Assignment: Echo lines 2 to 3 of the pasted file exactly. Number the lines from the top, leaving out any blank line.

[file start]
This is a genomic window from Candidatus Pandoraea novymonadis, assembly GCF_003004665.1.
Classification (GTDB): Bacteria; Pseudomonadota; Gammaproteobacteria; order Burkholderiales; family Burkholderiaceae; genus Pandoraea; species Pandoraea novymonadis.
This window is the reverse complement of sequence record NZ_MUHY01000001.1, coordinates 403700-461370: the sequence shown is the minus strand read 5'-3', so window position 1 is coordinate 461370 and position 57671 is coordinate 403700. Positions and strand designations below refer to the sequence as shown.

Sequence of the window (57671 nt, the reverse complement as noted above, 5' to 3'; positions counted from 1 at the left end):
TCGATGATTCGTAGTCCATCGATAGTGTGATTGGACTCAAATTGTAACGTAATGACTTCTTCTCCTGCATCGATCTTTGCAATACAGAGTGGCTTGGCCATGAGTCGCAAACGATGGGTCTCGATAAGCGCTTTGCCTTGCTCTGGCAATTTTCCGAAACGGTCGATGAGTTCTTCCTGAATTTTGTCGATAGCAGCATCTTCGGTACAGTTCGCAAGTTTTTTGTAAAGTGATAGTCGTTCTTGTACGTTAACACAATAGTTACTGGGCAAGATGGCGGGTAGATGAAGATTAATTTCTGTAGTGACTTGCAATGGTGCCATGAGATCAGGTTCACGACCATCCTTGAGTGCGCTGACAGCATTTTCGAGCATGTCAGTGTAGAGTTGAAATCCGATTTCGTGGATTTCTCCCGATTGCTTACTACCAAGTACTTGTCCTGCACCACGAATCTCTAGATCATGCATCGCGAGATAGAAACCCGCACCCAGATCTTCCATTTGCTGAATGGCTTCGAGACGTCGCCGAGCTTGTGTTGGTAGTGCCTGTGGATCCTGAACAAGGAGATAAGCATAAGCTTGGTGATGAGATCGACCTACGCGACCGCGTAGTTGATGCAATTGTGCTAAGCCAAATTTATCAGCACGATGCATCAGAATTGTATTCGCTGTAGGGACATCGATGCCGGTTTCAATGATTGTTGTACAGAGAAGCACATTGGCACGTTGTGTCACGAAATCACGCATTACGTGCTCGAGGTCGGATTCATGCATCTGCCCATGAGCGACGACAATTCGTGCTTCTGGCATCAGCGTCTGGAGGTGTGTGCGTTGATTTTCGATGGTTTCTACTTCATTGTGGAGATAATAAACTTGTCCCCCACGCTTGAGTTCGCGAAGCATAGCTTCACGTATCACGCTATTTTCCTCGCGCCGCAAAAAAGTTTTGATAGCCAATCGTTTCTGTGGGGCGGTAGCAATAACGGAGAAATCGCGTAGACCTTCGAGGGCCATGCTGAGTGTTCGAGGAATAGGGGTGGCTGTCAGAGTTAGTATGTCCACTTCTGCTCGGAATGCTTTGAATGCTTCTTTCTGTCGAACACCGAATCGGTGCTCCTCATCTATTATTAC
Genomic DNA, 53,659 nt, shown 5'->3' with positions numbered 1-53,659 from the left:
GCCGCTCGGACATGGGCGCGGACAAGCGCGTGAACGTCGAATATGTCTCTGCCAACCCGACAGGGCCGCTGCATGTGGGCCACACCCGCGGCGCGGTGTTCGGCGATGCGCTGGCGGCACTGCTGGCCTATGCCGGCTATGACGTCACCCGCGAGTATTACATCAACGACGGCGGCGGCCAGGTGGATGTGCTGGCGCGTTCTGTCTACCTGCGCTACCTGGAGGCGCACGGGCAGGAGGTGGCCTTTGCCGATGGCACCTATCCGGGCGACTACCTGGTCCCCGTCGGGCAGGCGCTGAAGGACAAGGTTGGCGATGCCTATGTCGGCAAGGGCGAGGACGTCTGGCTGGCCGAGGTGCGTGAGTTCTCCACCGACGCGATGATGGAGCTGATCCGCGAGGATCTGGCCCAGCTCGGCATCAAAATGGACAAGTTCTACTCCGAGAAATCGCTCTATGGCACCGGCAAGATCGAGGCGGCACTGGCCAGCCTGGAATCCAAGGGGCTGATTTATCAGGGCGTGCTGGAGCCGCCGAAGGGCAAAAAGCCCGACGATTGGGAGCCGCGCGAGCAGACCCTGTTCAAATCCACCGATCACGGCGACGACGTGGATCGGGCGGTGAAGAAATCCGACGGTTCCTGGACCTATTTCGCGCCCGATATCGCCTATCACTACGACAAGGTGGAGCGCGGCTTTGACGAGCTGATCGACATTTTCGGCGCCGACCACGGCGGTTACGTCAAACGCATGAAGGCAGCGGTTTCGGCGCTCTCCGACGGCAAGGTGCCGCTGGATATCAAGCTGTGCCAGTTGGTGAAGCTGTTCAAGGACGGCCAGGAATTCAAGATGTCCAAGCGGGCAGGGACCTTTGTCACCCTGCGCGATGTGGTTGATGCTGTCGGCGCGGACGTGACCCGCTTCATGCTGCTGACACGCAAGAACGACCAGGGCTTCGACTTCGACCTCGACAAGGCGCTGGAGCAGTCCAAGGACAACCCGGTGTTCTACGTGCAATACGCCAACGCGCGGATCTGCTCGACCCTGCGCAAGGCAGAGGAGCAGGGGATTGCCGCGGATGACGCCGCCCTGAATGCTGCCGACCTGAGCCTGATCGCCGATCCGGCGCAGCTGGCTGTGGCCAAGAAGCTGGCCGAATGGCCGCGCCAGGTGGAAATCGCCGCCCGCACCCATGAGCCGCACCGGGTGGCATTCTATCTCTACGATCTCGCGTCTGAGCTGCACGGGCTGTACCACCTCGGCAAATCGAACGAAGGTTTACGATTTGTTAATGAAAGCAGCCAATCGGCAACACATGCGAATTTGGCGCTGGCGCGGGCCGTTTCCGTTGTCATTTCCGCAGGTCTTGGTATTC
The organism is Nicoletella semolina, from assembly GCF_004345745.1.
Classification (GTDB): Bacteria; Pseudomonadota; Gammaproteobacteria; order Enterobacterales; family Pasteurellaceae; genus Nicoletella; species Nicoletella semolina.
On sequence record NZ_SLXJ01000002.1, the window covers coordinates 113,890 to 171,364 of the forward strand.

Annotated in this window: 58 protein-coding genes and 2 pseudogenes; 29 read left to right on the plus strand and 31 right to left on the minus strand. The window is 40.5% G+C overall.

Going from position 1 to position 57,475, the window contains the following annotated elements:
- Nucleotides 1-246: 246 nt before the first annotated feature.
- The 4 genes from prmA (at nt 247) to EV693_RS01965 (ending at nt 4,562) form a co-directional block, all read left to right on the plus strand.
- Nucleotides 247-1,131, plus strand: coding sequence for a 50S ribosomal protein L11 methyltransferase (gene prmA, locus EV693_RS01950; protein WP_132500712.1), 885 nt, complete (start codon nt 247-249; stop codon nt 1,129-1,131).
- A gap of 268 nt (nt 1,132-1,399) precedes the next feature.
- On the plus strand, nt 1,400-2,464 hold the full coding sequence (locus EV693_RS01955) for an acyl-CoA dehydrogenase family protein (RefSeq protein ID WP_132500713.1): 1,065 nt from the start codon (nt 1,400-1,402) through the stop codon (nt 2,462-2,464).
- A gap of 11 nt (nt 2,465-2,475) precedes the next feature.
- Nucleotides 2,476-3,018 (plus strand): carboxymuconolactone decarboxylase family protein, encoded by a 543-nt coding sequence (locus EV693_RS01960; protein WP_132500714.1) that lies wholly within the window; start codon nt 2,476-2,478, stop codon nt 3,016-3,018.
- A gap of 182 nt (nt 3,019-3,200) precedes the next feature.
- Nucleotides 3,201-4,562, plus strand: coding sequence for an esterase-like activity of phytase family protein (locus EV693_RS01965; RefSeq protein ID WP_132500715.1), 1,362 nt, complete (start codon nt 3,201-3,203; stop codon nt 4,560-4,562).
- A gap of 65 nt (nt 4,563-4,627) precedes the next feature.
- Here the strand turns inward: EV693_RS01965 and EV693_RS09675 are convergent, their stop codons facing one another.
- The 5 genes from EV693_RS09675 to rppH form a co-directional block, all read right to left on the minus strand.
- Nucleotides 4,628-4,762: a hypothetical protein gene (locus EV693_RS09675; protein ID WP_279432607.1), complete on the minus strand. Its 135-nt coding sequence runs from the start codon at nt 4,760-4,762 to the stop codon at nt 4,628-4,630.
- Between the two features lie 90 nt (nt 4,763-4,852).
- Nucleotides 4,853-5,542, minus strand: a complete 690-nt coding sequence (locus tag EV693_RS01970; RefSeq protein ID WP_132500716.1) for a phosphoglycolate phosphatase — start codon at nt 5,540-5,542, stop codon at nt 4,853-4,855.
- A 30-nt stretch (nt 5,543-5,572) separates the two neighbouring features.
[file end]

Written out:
Classification (GTDB): Bacteria; Pseudomonadota; Gammaproteobacteria; order Burkholderiales; family Burkholderiaceae; genus Pandoraea; species Pandoraea novymonadis.
This window is the reverse complement of sequence record NZ_MUHY01000001.1, coordinates 403700-461370: the sequence shown is the minus strand read 5'-3', so window position 1 is coordinate 461370 and position 57671 is coordinate 403700. Positions and strand designations below refer to the sequence as shown.